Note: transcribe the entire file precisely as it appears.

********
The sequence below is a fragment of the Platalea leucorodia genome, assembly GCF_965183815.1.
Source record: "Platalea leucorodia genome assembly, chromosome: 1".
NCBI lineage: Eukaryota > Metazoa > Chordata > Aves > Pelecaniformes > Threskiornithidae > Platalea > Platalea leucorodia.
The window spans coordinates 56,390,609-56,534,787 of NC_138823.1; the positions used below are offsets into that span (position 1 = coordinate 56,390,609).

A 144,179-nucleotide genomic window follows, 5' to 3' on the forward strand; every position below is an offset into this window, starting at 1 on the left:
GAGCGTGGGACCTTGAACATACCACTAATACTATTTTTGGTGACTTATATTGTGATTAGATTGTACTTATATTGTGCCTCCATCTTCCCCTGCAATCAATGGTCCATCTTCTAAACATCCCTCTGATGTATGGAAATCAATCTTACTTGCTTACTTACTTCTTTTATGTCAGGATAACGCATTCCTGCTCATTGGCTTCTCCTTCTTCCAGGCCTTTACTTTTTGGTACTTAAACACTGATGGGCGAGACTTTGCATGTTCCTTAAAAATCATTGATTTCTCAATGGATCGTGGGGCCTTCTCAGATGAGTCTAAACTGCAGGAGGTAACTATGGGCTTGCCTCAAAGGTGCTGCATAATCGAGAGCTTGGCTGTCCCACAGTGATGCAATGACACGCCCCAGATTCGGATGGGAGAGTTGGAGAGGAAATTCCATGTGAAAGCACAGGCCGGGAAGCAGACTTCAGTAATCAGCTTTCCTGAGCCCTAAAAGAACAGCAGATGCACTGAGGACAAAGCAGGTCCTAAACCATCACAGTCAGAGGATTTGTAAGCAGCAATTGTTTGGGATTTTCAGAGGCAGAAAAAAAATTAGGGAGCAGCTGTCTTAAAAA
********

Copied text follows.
The sequence below is a fragment of the Platalea leucorodia genome, assembly GCF_965183815.1.
Source record: "Platalea leucorodia genome assembly, chromosome: 1".
NCBI lineage: Eukaryota > Metazoa > Chordata > Aves > Pelecaniformes > Threskiornithidae > Platalea > Platalea leucorodia.
The window spans coordinates 56,390,609-56,534,787 of NC_138823.1; the positions used below are offsets into that span (position 1 = coordinate 56,390,609).

A 144,179-nucleotide genomic window follows, 5' to 3' on the forward strand; every position below is an offset into this window, starting at 1 on the left:
GAGCGTGGGACCTTGAACATACCACTAATACTATTTTTGGTGACTTATATTGTGATTAGATTGTACTTATATTGTGCCTCCATCTTCCCCTGCAATCAATGGTCCATCTTCTAAACATCCCTCTGATGTATGGAAATCAATCTTACTTGCTTACTTACTTCTTTTATGTCAGGATAACGCATTCCTGCTCATTGGCTTCTCCTTCTTCCAGGCCTTTACTTTTTGGTACTTAAACACTGATGGGCGAGACTTTGCATGTTCCTTAAAAATCATTGATTTCTCAATGGATCGTGGGGCCTTCTCAGATGAGTCTAAACTGCAGGAGGTAACTATGGGCTTGCCTCAAAGGTGCTGCATAATCGAGAGCTTGGCTGTCCCACAGTGATGCAATGACACGCCCCAGATTCGGATGGGAGAGTTGGAGAGGAAATTCCATGTGAAAGCACAGGCCGGGAAGCAGACTTCAGTAATCAGCTTTCCTGAGCCCTAAAAGAACAGCAGATGCACTGAGGACAAAGCAGGTCCTAAACCATCACAGTCAGAGGATTTGTAAGCAGCAATTGTTTGGGATTTTCAGAGGCAGAAAAAAAATTAGGGAGCAGCTGTCTTAAAAA